Still, between f/11 and f/22 you get well defined sunstars. If you want to learn more about this topic have a look at this article.
When it comes to bokeh there is quantity and quality. If you are looking for quantity this is not the lens for you: f/2.8 (not to talk about f/2.0) 180mm lenses will yield much more blur, which will be very noticeable for portraiture.
If you are using this lens mainly for macro applications a maximum aperture of f/5.6 will probably not be holding you back though: you still get lots of bokeh here.
The quality of the bokeh is really quite good though. The transition zone is not nervous as there are no issues with double edged structures.
Highlights are mostly evenly lit with only minimal and rarely bothersome outlining.
If you focus on something farther away it becomes quite obvious you are dealing with an f/5.6 lens here, you cannot throw the background out of focus that much, therefore the Sigma 180mm f/5.6 would also not be my choice for shallow depth of field portraiture.
100% crops from extreme corner, Sony A7rII
Here you can see what influence the introduction of ED elements had on the performance of tele lenses.
While the Olympus lens has lateral CA all over, the Sigma 180mm 5.6 is perfectly clean even without correction in post applied.
In the 90’s Sigma slapped an Apo and macro tag on pretty much every lens they produced, even the cheapest zoom lenses that were neither Apo nor a macro.
This 180mm 5.6 is a whole different story: the apochromatic correction is really really good, easily on the same level as the 10-times-as-expensive Voigtlander SL 180mm 4.0 Apo-Lanthar, if not better.
We will have a look how the lens compares to the Olympus OM 200mm 5.0 here, a typical legacy 200mm lens without any elements to suppress chromatic aberrations:
The differences are very obvious and speak for themselves.
It has been a long, long time since any manufacturer released a compact slow tele prime lens. The Voigtlander SL 180mm 4.0 Apo Lanthar in 2003 was probably the last one. Since then we mainly got 70-200mm f/4.0 zooms which are bigger and heavier.
I will also leave out all the faster 180/200mm f/2.8 lenses like the Nikon 180mm 2.8 ED Ai-s, Canon EF 200mm 2.8L II or the Minolta AF 200mm 2.8 Apo, therefore the list of actual alternatives is rather short.
Voigtlander SL 180mm 4.0 Apo Lanthar:
A highly sought after, rare and therefore expensive lens. It does not focus as close (1:4) and it is not an internal focus design but it is also one stop faster. It is a great performer at closer distances but somewhat lacking at infinity, which is why I didn’t keep it in the long run. Without having compared them directly: I think the Sigma fares better here.
So honestly, all things considered, if having a maximum aperture of f/4.0 is not overly important to you I think this Sigma is the better lens.
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Leica Elmar-R 180mm 4.0, Minolta MC 200mm 4.0, Olympus OM 200mm 5.0:
I will summarize these “basic” legacy lenses (there are many more) as they are similar in performance.
Basic meaning: no ED elements, no internal focus.
I find all of these lenses lacking on modern cameras and/or for my shooting. The color aberrations are too strong for my taste and the usually really bad minimum focus distance (2.0 to 2.5 m) reduces their usefulness to me significantly.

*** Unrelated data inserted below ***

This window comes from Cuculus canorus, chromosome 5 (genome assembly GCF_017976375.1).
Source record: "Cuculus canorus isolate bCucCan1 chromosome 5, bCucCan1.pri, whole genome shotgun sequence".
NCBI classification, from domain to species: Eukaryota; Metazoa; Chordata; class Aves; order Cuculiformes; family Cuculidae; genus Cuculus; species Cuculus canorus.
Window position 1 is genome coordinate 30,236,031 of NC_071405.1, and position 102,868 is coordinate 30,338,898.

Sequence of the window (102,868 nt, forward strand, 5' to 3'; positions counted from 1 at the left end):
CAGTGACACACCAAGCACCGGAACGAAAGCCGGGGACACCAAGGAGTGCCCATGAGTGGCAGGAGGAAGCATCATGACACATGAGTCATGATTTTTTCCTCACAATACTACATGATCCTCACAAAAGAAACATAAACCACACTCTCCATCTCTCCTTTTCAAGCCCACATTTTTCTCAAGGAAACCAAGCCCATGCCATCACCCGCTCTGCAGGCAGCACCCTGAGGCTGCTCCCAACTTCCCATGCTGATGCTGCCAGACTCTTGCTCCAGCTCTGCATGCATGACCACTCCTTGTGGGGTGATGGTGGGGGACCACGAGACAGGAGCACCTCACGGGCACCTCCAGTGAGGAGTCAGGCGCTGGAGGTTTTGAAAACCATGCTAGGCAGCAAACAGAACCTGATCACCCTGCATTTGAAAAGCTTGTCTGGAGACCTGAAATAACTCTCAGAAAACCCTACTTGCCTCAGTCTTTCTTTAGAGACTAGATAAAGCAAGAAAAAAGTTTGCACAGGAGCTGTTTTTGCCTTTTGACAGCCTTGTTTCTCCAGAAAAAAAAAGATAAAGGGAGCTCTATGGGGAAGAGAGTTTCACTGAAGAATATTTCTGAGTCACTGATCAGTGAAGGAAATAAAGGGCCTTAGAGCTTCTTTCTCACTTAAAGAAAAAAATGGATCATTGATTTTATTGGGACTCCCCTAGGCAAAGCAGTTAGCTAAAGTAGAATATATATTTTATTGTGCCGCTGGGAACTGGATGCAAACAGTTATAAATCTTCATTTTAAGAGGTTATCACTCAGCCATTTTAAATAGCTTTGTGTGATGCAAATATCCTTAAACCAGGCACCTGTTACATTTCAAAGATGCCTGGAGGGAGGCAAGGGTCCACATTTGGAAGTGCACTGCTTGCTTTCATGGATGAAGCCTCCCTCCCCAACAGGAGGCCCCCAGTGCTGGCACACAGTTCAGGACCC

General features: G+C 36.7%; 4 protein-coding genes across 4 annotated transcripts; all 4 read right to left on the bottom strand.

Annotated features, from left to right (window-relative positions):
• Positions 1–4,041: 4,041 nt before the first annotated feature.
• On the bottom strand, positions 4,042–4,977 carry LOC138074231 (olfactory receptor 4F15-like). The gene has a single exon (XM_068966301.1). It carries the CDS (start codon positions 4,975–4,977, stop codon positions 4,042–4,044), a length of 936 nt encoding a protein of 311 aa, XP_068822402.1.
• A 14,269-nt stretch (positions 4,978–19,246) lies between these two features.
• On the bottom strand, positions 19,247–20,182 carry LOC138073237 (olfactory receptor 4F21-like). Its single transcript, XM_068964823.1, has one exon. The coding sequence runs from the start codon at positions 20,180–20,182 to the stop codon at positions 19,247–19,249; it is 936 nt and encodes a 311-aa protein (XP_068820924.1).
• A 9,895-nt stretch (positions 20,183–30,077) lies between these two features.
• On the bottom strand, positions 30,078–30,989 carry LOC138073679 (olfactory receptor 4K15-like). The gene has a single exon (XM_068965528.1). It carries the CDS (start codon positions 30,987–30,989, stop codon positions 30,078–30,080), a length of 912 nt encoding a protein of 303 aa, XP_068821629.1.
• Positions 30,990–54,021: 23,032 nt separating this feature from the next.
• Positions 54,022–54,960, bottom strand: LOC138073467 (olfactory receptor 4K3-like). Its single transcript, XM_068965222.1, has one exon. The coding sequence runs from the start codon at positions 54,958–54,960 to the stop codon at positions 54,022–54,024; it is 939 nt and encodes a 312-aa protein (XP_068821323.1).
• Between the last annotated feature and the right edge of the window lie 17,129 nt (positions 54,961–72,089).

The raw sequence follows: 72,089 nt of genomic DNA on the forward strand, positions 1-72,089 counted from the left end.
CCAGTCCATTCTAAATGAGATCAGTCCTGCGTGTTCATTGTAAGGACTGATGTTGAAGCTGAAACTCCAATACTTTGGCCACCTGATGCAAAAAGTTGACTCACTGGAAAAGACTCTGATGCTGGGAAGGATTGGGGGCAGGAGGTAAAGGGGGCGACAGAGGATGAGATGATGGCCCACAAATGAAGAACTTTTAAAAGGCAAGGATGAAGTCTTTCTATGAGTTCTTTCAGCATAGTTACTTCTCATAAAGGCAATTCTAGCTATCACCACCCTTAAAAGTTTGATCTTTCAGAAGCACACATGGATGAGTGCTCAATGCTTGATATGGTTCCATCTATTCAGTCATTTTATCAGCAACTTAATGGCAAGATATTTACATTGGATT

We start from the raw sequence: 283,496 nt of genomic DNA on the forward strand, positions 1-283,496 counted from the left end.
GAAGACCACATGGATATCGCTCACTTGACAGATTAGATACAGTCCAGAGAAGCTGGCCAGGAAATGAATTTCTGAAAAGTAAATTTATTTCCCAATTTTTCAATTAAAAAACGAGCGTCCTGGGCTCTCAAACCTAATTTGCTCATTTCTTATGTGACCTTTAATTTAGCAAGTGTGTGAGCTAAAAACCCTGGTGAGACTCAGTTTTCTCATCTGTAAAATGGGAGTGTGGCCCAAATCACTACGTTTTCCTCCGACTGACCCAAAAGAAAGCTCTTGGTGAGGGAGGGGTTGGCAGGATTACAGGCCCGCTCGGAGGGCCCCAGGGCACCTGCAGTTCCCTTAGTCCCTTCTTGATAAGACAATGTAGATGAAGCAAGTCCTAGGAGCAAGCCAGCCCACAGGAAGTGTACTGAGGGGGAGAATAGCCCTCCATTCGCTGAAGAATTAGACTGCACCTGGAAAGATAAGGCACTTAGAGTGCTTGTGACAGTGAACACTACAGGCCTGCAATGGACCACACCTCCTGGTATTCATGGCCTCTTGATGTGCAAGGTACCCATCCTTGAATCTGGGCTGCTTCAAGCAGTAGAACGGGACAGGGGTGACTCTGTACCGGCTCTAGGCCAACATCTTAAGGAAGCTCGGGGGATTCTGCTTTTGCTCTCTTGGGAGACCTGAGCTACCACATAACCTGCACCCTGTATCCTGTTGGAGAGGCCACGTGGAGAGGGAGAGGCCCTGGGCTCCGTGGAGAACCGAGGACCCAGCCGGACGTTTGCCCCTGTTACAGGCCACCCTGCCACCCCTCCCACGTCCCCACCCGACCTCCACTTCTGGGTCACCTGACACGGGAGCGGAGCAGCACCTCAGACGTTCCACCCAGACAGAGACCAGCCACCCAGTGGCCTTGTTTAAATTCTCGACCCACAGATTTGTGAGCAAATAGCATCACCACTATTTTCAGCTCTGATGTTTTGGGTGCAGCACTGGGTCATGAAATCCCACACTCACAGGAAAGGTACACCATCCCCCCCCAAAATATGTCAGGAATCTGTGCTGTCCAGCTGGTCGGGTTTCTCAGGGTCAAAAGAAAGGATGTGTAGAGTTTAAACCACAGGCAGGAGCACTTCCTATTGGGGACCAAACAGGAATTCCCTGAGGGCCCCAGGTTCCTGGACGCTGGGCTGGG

Canon nFD 200mm 4.0:
Thanks to an internal focus design this lens focuses a bit closer than the aforementioned other legacy lenses (1.5 m) but due to the absence of ED elements the performance is pretty much the same.
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Leica 180mm 3.4 Apo-Telyt-R:
I haven’t tried this personally yet. It seems to be the opposite of the Voigtlander SL 180mm 4.0 Apo Lanthar: optimized for infinity instead of closer distances. It does contain ED glass which puts its optical performance clearly above that of the other legacy lenses. The minimum focus distance is again only 2.5 m though and (mainly due to being faster) it is also almost double the weight of the Sigma lens reviewed here, which is why it does not fit my “compact tele” bill.
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Canon nFD 80-200mm 4.0L:
This one contains UD and fluorite glass and therefore offers good performance and is also comparably compact.
Unfortunately it seems this lens has rather high sample variation and it isn’t much smaller than the next lens on this list, which I consider being the better option for most.
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Canon EF 70-200mm 4.0L USM:
A great lens with great optics that will offer full exif readout and fast AF with a Sigma MC-11 or metabones adapter.
I still have one, but with adapter it is double the weight of this Sigma lens and significantly bigger.
Still, a very versatile lens that can be found at a reasonable price.
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Sigma lenses from the late 80s and 90s don’t exactly have a great reputation, they are often known for their sticky rubber finish, questionable Apo and macro designations and often slow and noisy AF.
But then – if you look past all those dinky consumer zooms – there are some easily overlooked gems like this 180mm f/5.6 Apo Macro: Apo and Macro tag are well deserved, the optical system is complex – especially for that time – and it delivers, at every distance.
Back in the day, slow tele lenses have probably been even less popular than they could be now (could, because there are none) as they lead to dark finder images and there was also no such thing as mechanical image stabilization.
But here is the thing: in the past I tried many compact 180/200mm lenses (Canon nFD 4/200, Olympus OM 5/200, Minolta MC 4/200, Minolta AF 2.8/200 APO, Nikon Ai-S 180mm 2.8 ED, Leica Elmar-R 180mm 4.0, Voigtlander SL 180mm 4.0 Apo Lanthar) and I can’t say I was happy enough to keep any of those for a longer time.
The performance of the ones without ED elements was not acceptable. Often the minimum focus distance of 2.0 m and more was severly lacking. The f/2.8 lenses (especially the ones without IF) were no fun to handle. The expensive and rare 4/180 Apo Lanthar – I was using for quite some time – was a great performer at closer distances, but not so great at infinity.
And now it seems, the one lens to rule them all is the cheap Sigma 180mm f/5.6 Apo Macro. A lens, I am sure most of you haven’t even heard about and that can mostly be found in thrift shops for a few bucks.
Further Sample Images
Most of the sample images in this review can be found in full resolution here.